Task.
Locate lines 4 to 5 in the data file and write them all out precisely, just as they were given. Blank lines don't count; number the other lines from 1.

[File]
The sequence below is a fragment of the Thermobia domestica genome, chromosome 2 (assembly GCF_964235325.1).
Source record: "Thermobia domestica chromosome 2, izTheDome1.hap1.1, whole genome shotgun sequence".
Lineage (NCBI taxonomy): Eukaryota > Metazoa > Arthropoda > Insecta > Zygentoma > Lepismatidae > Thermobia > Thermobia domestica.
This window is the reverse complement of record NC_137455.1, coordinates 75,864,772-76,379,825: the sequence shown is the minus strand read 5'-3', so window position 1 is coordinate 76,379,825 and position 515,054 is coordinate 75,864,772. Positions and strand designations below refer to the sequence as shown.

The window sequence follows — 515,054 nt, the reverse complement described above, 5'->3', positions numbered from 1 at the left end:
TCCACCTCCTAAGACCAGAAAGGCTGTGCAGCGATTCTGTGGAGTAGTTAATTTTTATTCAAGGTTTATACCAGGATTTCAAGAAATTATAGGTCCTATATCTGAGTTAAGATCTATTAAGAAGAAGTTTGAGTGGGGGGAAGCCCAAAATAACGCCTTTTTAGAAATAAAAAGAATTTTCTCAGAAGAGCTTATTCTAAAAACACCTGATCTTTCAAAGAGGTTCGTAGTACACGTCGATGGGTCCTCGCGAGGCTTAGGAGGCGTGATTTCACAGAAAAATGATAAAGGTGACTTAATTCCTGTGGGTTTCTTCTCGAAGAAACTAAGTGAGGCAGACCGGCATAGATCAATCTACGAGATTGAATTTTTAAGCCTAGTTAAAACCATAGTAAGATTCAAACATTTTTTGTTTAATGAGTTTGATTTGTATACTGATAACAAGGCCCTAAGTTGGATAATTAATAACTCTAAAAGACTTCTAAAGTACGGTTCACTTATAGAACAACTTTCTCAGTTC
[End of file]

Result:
This window is the reverse complement of record NC_137455.1, coordinates 75,864,772-76,379,825: the sequence shown is the minus strand read 5'-3', so window position 1 is coordinate 76,379,825 and position 515,054 is coordinate 75,864,772. Positions and strand designations below refer to the sequence as shown.

The window sequence follows — 515,054 nt, the reverse complement described above, 5'->3', positions numbered from 1 at the left end: